Resisting the pull of cynicism since 1969.

Wednesday, May 03, 2006

What we can't live with

If you read just one post on the new Conservative budget, it shouldn't be this one, it should be Declan's. But presuming you're able to stand just one more take on it, read on.

As a general rule, I'm too much of a pragmatist to be wired for outrage. What this means is that when I watch a government making bad decisions, my first reaction is always: "okay, this is pretty appalling, but can we live with it?" Ralph Klein's trademark "prosperity cheques," in which the Alberta provincial government chose to give each Albertan, rich or poor, a cheque for $400, was a classic example. Sure, we all have to go on paying for our health care premiums ourselves, and severely handicapped people have to continue living in poverty, but it wasn't going to, say, destroy the world.

In this Conservative federal budget, there are a number of other examples of bad decisions we can live with. The GST cut is pure politics--and lousy economics--but it's not going to kill anyone. Aboriginal communities didn't get the Kelowna Accord, but they got more than they would have probably gotten had the Conservatives gotten a majority. We don't have enough of a surplus to seriously pay down the debt, but hey, maybe next budget.

Then we have the decision to cut the anti-global-warming programs by 80% and replace them with a tax deduction for public transit passes. First off, there's something pretty hypocritical about bringing forward a program that only works for urban lifestyles when you've spent the last umpteen months criticizing the Liberal and NDP child care programs for doing the same thing. But far more importantly than that, this is a decision we can't live with. If we don't act now to slow down global warming, it will have irreversible effects on our weather, on disease, and on our agriculture. And at this point we're not talking about the distant future, either--the effects are already being felt now and will only worsen in years to come.

Far more than anything else, this is the greatest threat facing Canada today. If Harper isn't going to take it seriously, how does he expect enough Canadians to take him seriously enough to give him a majority government?

6 comments:

wilson61 said...

Environment clean/air & water; will be in the next Big 5.

After they (next 5) come out, what will the left's talking points be?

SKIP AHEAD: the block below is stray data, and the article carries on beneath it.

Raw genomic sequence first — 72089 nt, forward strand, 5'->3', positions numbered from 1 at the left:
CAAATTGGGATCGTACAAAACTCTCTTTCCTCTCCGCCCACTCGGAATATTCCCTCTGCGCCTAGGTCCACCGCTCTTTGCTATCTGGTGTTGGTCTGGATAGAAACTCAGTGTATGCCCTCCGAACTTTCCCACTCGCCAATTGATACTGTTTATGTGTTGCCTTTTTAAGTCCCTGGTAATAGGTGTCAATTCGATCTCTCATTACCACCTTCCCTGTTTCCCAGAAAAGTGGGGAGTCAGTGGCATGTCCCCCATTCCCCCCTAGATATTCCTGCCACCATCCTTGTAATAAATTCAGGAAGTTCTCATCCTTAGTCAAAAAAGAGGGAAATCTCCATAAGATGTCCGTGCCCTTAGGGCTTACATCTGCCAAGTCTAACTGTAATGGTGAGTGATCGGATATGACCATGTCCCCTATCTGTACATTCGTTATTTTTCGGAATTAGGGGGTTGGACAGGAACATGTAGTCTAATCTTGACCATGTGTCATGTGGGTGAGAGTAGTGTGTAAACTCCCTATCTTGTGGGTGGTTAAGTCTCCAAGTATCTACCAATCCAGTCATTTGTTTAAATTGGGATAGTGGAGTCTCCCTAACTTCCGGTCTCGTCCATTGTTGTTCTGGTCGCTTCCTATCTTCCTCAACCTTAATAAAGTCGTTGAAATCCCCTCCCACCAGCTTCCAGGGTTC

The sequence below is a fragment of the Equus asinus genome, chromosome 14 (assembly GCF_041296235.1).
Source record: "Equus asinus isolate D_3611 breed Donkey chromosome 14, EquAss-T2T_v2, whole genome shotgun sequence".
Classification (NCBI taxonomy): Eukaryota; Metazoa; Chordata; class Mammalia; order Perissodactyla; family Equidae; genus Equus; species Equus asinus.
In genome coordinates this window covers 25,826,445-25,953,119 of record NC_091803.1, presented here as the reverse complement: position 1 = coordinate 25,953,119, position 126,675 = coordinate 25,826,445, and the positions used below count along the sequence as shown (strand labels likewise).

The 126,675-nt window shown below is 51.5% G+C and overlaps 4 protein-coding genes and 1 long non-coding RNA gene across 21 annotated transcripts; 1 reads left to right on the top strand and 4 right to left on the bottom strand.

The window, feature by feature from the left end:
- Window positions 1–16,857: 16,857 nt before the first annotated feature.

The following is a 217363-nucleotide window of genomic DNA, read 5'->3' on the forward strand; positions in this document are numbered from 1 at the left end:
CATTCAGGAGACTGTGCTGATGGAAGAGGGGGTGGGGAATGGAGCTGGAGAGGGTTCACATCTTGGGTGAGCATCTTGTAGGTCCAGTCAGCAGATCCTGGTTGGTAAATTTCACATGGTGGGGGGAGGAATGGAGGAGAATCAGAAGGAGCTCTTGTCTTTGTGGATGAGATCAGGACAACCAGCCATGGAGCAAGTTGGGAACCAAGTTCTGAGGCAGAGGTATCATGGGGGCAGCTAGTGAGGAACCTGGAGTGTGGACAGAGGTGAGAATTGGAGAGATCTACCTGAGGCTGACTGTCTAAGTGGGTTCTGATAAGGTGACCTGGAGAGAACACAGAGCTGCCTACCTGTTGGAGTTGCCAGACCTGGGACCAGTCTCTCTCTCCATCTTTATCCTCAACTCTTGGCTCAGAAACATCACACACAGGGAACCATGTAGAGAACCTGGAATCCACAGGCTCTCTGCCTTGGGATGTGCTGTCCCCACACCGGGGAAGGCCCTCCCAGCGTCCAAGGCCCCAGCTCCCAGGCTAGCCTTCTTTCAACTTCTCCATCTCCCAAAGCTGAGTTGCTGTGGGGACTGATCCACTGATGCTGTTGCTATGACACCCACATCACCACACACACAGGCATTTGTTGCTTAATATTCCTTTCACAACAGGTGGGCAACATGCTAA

LeoPetr said...

Considering what Harper's newspeak idea of "daycare program" has turned out to be, I fully expect any sort of "clean air initiative" of his to be a grotesque lying monstrosity. Pah.

Jen said...

(OT: plesae poke me about joining fair vote... or at least tell me that it's really easy and I should get off my lazy ass...)

Climate change starts at home... far be it from me to want to let the Conservatives get away with ignoring it, but I'm buying energy saving bulbs, hanging out my clothes instead of using the dryer, and trying to keep the people I live with from turning on the 200kW+ rows of halogen spotlighting too often (we're looking to replace them altogether, but that's easier said than done). Not to mention trying to buy more (and eventually 'mostly') local, seasonal produce, and refusing to jump in the car at the drop of a hat. I do have to agree with former PM PM that, when it comes down to it, we will only have ourselves to blame for detrimental climate change.

Oh, and to wilson61's comment above: when the Tories take a hard, effective line on climate change, I will already be growing bananas in the Rockies.

running42k said...

jen is correct, environmental change does indeed begin at home, (I ride a bike to work and have a manual push lawn mower to do my part) but government policy is still required to compliment those efforts. Corporations are not going to save the environment unless they are mandated or there is a buck to be made. Hence the need for government involvement.

Rumor said...

Just to add to what's been said above: we all need to be environmentally conscious at the individual level, but there is an essential role for government to regulate the environmental impact of industry. Just to use one example, the amount of freshwater used (and spoiled) in extracting oil from the sands in Northern Alberta makes any water usage on the part of individual Albertans utterly insignificant. So there's a role for us, and there's a role for the government, and we can hope both are followed.

I'm also somewhat worried that the Tory's are going to buy their way into a majority government on tax reductions and credits alone. I wonder if that will work...

Jen said...

running, rumor, definitely agree with what you say above, re: government legislation, especially for corporations - one last point, though, that if there isn't education on an individual/personal level, there will be cries of the kind that government doesn't know what's best for us. It is individuals, in the end, running corporations, and the more conscientious they are, the less whining and complaining they will do representing their corporate interests. (Well, in theory, at least.)